It doesn’t take an understanding of Common Core math to calculate that Jan Whitlach nurtured, inspired, and instructed more than 1000 first-grade students during her 40 years as a classroom teacher in the San Jose Unified School District.
And if that weren’t enough, she has impacted at least another 1000 with her expertise and devotion during her additional 12 years (and counting) as a substitute teacher.
Then there are the parents of these 2000+ children who continue to stand in awe and gratitude over her incomparable commitment to children and teaching, even when their sons and daughters left her care a decade or more ago.
Even my old-school math allows me to see that this totals 52 years and thousands of people who can testify to the treasure that Jan Whitlach is to our community.
As someone who wasn’t yet even an apple in her parents’ eyes when Jan started teaching in 1965, I can tell you – as a former teacher myself – that this is a staggering amount of time to spend in a profession that requires the energy exchange between one vigorous, bright-eyed adult and somewhere between 20-35 squirrely six-year olds for six hours a day… only to spend another 3-5 hours daily in preparation to do it all again the next day.
To put it in the words of an elementary school student, “I can’t EVEN.”
While sitting down with Jan – the former teacher of both my daughters – two immediate questions come to mind: How? Why?
“I grew up in a family of seven children. We played school together and I was always the teacher—it’s what girls did in the 50’s. But I have never stopped loving it. I am possessed by the idea of helping kids learn and teaching them kindness,” Jan explains.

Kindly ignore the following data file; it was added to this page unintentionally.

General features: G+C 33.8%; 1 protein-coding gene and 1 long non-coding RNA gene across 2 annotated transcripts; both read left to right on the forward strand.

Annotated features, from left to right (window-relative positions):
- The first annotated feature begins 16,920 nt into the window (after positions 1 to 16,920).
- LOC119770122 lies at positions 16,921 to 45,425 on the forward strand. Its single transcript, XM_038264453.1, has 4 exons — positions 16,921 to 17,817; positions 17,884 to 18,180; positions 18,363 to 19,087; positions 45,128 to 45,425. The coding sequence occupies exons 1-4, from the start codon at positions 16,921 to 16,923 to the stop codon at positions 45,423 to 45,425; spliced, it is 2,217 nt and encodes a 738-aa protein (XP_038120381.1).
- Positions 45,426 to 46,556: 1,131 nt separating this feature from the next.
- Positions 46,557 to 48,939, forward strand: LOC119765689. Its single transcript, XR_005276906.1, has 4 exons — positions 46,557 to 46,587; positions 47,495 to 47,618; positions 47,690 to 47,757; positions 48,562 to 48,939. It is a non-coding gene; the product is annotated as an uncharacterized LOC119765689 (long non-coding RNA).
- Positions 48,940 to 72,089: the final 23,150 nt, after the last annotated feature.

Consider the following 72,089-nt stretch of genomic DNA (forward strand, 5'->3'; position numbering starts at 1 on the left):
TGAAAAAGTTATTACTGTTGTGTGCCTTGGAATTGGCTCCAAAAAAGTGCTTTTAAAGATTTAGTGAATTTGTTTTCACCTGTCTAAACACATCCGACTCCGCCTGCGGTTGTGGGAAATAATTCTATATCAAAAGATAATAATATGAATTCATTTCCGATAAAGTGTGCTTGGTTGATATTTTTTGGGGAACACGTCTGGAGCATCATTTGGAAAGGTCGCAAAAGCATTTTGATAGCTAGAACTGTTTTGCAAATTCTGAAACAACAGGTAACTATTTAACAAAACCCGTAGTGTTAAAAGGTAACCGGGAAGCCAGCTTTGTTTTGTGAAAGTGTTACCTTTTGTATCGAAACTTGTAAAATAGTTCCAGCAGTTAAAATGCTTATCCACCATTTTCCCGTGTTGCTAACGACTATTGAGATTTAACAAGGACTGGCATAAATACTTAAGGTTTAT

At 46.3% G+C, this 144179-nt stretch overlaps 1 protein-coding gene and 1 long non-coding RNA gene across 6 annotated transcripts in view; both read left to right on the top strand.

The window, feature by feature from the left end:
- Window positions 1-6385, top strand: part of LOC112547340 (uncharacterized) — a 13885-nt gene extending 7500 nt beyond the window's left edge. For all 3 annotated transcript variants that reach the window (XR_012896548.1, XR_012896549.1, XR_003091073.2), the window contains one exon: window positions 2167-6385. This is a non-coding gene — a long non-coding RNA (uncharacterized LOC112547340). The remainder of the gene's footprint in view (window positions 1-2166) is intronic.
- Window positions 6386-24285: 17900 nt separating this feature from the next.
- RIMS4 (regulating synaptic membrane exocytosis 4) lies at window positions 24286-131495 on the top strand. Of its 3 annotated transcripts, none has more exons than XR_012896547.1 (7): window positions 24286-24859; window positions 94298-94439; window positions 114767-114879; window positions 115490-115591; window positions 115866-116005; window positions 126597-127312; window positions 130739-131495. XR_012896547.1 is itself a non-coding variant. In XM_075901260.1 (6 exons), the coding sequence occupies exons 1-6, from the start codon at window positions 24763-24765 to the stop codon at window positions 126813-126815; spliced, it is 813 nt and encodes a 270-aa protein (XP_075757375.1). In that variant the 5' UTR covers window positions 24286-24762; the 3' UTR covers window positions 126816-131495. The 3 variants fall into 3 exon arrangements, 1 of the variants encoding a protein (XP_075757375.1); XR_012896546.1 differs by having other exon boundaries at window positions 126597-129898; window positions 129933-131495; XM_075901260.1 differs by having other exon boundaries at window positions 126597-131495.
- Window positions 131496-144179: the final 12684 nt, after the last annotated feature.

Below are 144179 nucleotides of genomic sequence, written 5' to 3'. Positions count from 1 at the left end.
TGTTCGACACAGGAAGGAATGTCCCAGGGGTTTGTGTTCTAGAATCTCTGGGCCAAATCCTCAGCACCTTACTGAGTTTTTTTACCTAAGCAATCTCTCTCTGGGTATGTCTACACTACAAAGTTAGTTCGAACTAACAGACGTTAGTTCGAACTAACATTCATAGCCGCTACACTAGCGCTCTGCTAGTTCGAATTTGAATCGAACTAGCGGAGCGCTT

To facilitate this kind of enrichment that traditional school-day rigors don’t allow for, Jan has founded and sustained programs that she shares school wide. These programs make for a more caring and connected campus, help kids with individualized instruction, and add a little fun in a time when academic pressures take center stage.
One of Jan’s proudest accomplishments was designing the Early Literacy Reading Lab in 1994 that is still thriving at Los Alamitos today, some 22 years later. She created this program, which serves first and second graders and is staffed by a community of volunteers, alongside her friend and colleague, Bea Macina. Jan continues to support the program by organizing a yearly fundraiser called Jan’s Cans that raises thousands of dollars through the recycling of cans and bottles by Los Alamitos families all year long.
Another program near and dear to Jan’s heart is the Lifeskills program that she brought to Los Alamitos with fellow teacher Ann Moro in 1998. With the goal of helping the community raise students who were responsible, respectable, and resilient, the movement became so widely accepted that many families (like my own) still refer to the Lifeskills fifteen years later. (While I wish the one we cited most was the Lifeskill of Sense of Humor, it seems that Flexibility is the one that gets called to action most often.)
Movin’ and Groovin’, now in its 22nd year, is another source of pride for Jan. It is a motor perception movement and music program that she teaches once a week to first graders. It is such a highlight for kids that she has been keeping it going as a volunteer for the past 12 years. Heck! Just start singing, “Skidder -merinky -dinky-dink, skidded, merinky, do… I love you” and you will see who has been affected/infected by the contagiousness of the program.